Airboat 730 Requested on 4-Alarm Days Inn Fire in Baltimore County

Airboat 730 On Scene at 4-Alarm Days In Fire in Catonsville
FF Wilson and Airboat 730 meet with the vent group supervisor upon arrival at Days Inn fire. Photo by Michael Schwartzberg / (see more photos of incident at his SmugMug page)

At approximately 2330 hours on Saturday, July 9th the special service tones dropped at Cabin John Station 30 for an unusual request. In Catonsville, Baltimore County, a seven-story Days Inn had caught fire, bringing 4 alarms worth of units to the scene to help control fire, which reportedly started in an electrical closet and had spread to the top floors. After most of the fire had been knocked, command staff on scene was tasked with finding a way to provide positive pressure ventilation to the building.


For those of you who aren’t well versed in fire science, positive pressure ventilation is a technique in which firefighters force clean air into a building to push out smoke and heat. This is especially useful on large building where it would cause excessive damage to create enough opening to let smoke at heat vent naturally. The only problem with doing positive pressure ventilation on a seven-story building those is putting enough air in. To properly ventilate using positive pressure, more air must be forced into the building than what can be let out by natural and man-made openings. When the vent group supervisor noticed that several small fans, usually suited for a one or two family house wasn’t providing enough air, he turned to the planning division chief to come up with a solution. That solution was Airboat 730.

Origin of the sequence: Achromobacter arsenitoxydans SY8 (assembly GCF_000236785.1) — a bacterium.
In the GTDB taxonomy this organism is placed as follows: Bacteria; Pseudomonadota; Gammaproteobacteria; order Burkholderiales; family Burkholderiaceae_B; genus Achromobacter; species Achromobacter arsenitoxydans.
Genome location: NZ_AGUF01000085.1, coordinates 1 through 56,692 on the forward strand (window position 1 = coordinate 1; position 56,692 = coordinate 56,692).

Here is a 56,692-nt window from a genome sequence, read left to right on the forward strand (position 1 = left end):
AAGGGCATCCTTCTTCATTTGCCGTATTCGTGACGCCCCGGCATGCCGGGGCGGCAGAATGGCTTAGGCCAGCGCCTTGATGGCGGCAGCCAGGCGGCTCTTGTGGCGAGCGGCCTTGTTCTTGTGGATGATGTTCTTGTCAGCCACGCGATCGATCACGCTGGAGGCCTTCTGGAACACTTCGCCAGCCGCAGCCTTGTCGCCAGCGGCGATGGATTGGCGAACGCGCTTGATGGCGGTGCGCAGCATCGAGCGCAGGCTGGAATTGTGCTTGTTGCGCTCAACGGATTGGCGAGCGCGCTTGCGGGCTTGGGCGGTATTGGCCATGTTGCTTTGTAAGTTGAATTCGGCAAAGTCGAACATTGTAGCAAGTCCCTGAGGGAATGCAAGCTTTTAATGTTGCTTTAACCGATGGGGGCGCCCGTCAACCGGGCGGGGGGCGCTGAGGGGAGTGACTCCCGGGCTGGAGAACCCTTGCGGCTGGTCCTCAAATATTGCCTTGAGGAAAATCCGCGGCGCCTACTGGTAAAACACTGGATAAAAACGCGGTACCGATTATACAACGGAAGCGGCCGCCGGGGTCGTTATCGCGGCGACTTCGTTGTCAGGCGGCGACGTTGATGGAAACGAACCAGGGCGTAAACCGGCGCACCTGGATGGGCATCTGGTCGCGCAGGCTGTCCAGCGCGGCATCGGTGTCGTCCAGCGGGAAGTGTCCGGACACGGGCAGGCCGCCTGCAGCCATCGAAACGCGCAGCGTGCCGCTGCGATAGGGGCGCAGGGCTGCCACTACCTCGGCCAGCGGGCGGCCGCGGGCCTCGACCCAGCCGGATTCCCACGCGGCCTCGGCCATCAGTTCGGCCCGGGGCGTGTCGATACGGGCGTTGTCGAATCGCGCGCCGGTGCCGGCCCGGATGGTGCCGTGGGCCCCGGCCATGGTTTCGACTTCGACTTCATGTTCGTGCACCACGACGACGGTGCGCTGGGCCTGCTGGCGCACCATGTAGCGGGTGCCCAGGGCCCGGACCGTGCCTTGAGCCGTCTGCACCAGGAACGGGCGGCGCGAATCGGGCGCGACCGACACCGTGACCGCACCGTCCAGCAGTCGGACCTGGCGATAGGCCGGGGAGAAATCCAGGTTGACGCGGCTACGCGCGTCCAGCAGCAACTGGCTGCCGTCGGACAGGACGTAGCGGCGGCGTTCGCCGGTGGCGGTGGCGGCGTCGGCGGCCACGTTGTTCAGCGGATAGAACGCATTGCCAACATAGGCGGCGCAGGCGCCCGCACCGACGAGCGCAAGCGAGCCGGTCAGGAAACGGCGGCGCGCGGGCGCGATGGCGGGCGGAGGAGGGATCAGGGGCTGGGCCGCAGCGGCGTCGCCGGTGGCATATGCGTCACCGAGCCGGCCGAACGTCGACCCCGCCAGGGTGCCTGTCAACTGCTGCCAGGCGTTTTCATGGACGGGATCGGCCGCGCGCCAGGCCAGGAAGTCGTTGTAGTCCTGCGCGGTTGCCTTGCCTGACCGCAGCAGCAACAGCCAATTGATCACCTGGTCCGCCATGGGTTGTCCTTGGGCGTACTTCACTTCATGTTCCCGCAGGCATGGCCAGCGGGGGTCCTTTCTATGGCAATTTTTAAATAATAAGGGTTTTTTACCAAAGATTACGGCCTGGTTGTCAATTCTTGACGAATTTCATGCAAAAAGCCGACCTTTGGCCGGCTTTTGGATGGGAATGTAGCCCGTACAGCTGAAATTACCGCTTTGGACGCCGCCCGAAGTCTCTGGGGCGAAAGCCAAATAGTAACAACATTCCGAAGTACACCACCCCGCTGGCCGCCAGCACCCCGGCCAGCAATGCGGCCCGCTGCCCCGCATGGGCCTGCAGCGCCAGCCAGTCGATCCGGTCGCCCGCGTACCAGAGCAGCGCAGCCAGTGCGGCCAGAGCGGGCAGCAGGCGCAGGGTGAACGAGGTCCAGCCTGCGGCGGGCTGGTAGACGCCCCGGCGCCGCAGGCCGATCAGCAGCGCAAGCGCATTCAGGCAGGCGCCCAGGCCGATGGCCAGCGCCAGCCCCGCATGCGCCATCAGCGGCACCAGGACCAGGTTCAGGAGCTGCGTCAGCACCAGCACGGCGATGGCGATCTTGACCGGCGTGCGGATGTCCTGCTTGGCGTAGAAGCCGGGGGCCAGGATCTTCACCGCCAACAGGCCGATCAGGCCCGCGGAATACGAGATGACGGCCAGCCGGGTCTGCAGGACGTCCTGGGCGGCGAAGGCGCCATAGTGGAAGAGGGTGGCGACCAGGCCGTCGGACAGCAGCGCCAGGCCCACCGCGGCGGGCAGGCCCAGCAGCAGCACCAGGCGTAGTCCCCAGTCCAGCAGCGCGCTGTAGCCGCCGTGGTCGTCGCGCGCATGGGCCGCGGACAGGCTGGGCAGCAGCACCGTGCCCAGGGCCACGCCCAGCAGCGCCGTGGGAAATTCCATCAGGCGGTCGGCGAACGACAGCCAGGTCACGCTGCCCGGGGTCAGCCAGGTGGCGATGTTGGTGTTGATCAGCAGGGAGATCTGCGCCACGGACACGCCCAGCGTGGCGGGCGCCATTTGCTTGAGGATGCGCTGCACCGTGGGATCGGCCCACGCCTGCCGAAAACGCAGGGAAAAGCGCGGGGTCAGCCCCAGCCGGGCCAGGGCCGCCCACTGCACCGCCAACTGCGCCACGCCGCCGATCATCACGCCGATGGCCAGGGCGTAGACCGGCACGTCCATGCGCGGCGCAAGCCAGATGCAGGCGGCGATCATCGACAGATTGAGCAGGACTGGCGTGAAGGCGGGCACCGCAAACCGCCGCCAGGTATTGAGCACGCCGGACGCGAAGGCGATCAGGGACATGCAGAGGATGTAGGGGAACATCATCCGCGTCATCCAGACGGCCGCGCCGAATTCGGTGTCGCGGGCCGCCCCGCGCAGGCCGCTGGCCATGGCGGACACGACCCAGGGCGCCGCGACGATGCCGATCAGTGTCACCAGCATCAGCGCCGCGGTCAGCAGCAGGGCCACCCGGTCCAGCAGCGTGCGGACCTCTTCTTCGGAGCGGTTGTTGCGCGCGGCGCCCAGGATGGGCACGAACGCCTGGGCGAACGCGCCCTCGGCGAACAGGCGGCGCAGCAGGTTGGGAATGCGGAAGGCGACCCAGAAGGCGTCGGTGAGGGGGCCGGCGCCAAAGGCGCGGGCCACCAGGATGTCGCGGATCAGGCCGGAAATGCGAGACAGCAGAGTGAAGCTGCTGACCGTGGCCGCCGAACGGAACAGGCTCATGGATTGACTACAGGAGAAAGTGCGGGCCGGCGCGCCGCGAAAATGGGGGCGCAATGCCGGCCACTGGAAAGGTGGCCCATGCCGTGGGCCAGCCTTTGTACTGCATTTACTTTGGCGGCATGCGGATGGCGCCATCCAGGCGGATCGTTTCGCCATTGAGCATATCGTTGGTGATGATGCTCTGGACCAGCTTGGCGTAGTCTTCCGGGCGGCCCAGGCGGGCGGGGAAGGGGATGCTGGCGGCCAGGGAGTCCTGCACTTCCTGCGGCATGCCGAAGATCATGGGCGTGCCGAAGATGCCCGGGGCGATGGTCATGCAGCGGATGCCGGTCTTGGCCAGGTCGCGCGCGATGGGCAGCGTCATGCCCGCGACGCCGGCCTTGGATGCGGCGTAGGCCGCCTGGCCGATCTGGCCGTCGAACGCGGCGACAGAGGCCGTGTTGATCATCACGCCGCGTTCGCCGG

This is not a first for the airboat. Almost a year ago, the airboat was called to Baltimore to help ventilate a tunnel that had filled with smoke. On this night, FF Jim Gross of the Montgomery County Fire & Rescue Service and Cabin John Park Volunteer FF Harrison Wilson took the airboat to Catonsville to assist. Airboat 730 was positioned at a large doorway at the bottom of a stairwell while still attached to the trailer and began forcing large amounts of air into the building. Under the direction of the vent group supervisor, Airboat 730 ventilated for about thirty minutes – until it was confirmed that most of the smoke and heat had been forced back into the building. FF Gross and FF Wilson made it back to their bunks around 0230 hours Sunday Morning.